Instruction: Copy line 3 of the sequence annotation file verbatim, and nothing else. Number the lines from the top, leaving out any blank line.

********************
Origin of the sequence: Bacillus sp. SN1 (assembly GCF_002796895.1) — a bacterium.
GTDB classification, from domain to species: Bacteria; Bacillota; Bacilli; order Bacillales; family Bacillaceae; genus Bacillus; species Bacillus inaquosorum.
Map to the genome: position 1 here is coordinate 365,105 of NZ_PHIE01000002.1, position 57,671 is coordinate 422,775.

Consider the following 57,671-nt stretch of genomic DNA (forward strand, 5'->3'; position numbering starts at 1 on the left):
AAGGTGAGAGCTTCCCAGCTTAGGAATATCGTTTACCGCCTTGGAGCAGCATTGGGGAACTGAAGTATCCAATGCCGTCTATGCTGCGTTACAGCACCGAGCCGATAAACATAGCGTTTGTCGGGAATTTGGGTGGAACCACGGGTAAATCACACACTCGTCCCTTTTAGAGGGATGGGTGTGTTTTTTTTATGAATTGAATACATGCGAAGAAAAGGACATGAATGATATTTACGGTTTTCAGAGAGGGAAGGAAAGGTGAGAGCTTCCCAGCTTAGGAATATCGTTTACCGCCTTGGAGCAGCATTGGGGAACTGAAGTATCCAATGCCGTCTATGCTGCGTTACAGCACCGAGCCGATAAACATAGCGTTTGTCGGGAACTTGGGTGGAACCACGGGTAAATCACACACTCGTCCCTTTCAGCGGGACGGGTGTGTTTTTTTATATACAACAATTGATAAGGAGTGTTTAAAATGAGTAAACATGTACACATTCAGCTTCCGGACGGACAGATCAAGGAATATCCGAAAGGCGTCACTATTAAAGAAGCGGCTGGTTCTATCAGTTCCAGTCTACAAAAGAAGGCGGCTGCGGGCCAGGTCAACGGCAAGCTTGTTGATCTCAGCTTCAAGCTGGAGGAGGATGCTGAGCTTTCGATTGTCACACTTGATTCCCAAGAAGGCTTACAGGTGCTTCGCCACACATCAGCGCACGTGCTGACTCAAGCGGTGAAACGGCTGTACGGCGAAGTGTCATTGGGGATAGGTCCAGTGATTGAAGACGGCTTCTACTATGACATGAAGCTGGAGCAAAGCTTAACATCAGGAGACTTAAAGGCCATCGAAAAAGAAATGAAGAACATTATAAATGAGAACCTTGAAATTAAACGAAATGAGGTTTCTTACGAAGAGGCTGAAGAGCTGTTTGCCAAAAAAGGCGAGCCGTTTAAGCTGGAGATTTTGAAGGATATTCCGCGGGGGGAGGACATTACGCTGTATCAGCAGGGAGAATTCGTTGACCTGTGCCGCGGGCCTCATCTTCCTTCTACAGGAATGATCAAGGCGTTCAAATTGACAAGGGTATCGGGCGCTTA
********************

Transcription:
Map to the genome: position 1 here is coordinate 365,105 of NZ_PHIE01000002.1, position 57,671 is coordinate 422,775.